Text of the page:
Letters of Mass Construction

Kiana Firouz Needs Our Help

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I have very romantic images of myself. I am very heroic in these images. I always stop and help the woman getting mugged. I never look the other way when someone is in need. I am Robin Hood and King Arthur and Frodo all wrapped up in one. I keep that image in my head because I want it to be true. I need it to be true. I don’t want to wonder what I will do in a time of crisis, I just want to know I will do it. I worry like many things in my imagination it will disappear in a puff of smoke when the time comes. Of all the things I fear, I fear this the most. Paralyzed in the face of genuine need.

I know everyone has their struggle and to them it is the largest mountain in the world. I have never tried to judge anyone’s life. I don’t know what it is like to be anybody but me. I am proud of myself. I think I have overcome many obstacles to sit here typing at this computer with tears streaming down my face.

I don’t cry easy. I get mad easy. I get happy easy. I shout my love at the heart of the world easy. Crying was always drilled into me as a sign of weakness. I don’t believe it but it still haunts the back corridors of my brain. When I cry it means something has punched a hole right through me. Has rubbed me raw in a way that even many years of hearing “don’t be a sissy” could not overcome. Today I am crying because we live in a world where the choice of who you love can still get you murdered.

I woke up this morning and it was like any other morning until I read Kim Boekbinder’s blog. She posted a letter from a friend who was overcome by a feelings of despair because she could not help a young woman by the name of Kiana Firouz. Kiana is a lesbian. She is also Iranian. These are two items that do not fit. Kiana fled Iran to the U.K. because she feared for her life. In Iran you can be whipped and murdered for being homosexual. While in the U.K. Kiana took part in a film (Cul de sac) about her life and civil rights battles in Iran. This movie is likely a death sentence for her in Iran. This wouldn’t be a problem except her application for asylum in the U.K. was rejected. It seems the threat of imminent death because of your sexual orientation is not enough for asylum.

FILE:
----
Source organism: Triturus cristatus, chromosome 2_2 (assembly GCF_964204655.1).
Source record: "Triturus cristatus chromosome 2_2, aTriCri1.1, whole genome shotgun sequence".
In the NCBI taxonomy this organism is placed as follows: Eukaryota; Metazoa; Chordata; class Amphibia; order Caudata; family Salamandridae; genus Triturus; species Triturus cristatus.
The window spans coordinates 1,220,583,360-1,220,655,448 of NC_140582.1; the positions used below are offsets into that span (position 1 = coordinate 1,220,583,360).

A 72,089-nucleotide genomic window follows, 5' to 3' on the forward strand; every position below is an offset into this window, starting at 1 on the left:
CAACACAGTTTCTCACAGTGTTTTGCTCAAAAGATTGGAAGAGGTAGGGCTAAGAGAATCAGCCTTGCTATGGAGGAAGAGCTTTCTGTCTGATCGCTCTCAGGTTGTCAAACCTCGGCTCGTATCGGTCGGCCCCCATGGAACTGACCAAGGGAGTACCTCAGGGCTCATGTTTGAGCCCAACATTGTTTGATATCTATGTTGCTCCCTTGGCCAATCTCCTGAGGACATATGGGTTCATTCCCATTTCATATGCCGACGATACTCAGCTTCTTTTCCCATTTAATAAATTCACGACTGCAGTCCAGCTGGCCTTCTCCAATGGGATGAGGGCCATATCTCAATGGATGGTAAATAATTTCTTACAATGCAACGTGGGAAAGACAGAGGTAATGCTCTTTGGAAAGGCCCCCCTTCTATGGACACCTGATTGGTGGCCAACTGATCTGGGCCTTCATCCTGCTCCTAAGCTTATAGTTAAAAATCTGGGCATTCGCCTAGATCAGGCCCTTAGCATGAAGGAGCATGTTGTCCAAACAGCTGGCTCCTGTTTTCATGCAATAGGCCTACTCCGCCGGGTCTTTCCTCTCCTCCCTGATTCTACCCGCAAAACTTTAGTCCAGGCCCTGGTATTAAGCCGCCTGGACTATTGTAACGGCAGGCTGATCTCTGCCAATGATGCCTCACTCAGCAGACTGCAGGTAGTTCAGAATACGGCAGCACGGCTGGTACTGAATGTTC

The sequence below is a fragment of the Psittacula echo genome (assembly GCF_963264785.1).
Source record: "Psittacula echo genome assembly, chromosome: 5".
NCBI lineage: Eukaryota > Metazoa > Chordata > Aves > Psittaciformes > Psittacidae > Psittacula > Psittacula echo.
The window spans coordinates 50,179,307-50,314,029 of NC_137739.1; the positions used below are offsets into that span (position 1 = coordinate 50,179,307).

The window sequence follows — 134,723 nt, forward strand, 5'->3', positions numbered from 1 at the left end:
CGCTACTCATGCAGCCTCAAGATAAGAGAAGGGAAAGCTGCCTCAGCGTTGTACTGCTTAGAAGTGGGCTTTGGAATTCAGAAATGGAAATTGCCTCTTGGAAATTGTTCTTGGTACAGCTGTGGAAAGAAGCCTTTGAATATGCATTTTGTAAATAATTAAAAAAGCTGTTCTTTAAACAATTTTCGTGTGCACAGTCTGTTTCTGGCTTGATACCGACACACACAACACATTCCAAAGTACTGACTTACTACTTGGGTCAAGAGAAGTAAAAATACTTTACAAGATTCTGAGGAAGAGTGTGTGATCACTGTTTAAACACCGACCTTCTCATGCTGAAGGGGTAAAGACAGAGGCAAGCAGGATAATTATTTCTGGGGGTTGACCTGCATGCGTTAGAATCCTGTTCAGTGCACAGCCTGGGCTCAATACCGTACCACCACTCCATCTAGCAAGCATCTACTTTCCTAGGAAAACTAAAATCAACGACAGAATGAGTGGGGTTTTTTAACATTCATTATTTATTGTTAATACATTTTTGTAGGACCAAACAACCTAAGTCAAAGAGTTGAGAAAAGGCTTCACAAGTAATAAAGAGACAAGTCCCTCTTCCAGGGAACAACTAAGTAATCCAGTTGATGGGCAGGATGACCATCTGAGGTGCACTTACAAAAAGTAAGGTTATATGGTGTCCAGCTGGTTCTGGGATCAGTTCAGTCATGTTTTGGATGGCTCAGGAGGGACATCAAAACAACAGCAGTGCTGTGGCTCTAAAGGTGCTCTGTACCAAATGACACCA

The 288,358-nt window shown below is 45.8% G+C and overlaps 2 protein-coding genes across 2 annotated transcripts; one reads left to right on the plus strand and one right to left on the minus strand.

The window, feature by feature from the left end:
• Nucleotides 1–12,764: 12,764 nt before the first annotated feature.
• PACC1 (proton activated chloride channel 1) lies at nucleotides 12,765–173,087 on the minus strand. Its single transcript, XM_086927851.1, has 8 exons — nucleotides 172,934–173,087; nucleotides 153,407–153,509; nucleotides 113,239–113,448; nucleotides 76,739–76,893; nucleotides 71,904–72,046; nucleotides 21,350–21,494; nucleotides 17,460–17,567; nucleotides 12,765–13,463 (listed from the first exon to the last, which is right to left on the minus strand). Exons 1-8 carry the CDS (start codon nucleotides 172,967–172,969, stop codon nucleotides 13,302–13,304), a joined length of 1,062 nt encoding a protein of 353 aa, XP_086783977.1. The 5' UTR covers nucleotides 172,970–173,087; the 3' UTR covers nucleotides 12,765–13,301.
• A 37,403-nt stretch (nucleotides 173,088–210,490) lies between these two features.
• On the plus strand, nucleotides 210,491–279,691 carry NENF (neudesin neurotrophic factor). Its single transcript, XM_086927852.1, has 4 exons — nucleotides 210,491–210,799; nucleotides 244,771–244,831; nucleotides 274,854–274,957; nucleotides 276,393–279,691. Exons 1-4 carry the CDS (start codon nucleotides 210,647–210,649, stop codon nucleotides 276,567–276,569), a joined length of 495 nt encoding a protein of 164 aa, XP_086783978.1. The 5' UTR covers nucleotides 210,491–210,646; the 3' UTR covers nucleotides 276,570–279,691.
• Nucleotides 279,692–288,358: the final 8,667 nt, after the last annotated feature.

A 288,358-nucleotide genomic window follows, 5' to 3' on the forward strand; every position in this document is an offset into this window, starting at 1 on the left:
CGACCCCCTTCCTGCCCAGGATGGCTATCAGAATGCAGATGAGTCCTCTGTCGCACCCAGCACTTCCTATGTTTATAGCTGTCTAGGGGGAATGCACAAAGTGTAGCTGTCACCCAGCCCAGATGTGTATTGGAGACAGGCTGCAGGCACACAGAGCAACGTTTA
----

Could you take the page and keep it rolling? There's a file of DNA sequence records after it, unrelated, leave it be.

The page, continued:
Kiana’s time is running out. She could be sent back to Iran at any moment. This is unacceptable. I refuse to stand by and watch while some barbaric custom murders someone. So now I sit here feeling like Kim’s friend, crying and wondering what I can do. I am just a man with a blog. The only weapon I have ever wielded is my words. So I will do my best to use them right. Today I am asking all my readers to go sign the petition to grant her asylum. To write letters to the British Home Office (public.enquiries@homeoffice.gsi.gov.uk).

I don’t want you to stop there though. I want you right now to picture a person you love so much your heat skips a beat. Now imagine you were told you couldn’t love them anymore, to do so would mean death. Now take that feeling and pour it into a letter to someone in your government. Ask them to help. Beg them to do the right thing. If the U.K. won’t grant her asylum we need to make whatever country we live in do so.

Take that feeling and write a blog, even if it is just a short one. Let as many people as you can know what is going on. Post it on Facebook and Twitter. Make as much noise as you possibly can because it is going to take some noise to make this happen. We all think we can’t stop things like this from occurring but we can’t sit by and wonder. I am just a man with words but I have some wonderful friends and you all have words too. I think we need to use them. One letter, one blog, one link, a post on Twitter it will all help. If we are loud enough we will force them to hear us.

I know I am not King Arthur but I would gladly give up my office in my home to let Kiana stay there. I go to bed every night sleeping next to the one I love. I do this without fear, shouldn’t everyone. Shouldn’t Kiana.

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Sign Petition Here

Kiana’s Story

Kim Boekbinder’s Blog (She posted the letter from her friend here. It is very moving, go should go read it).

Contacting U.S. Elected Officials

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One Response to “Kiana Firouz Needs Our Help”

  1. Jennifer says:

    >It doesn't have many people on it, but I linked your blog post to a forum for GLBT belly dancers that I moderate. I hope it helps.-Jen/prismkitty

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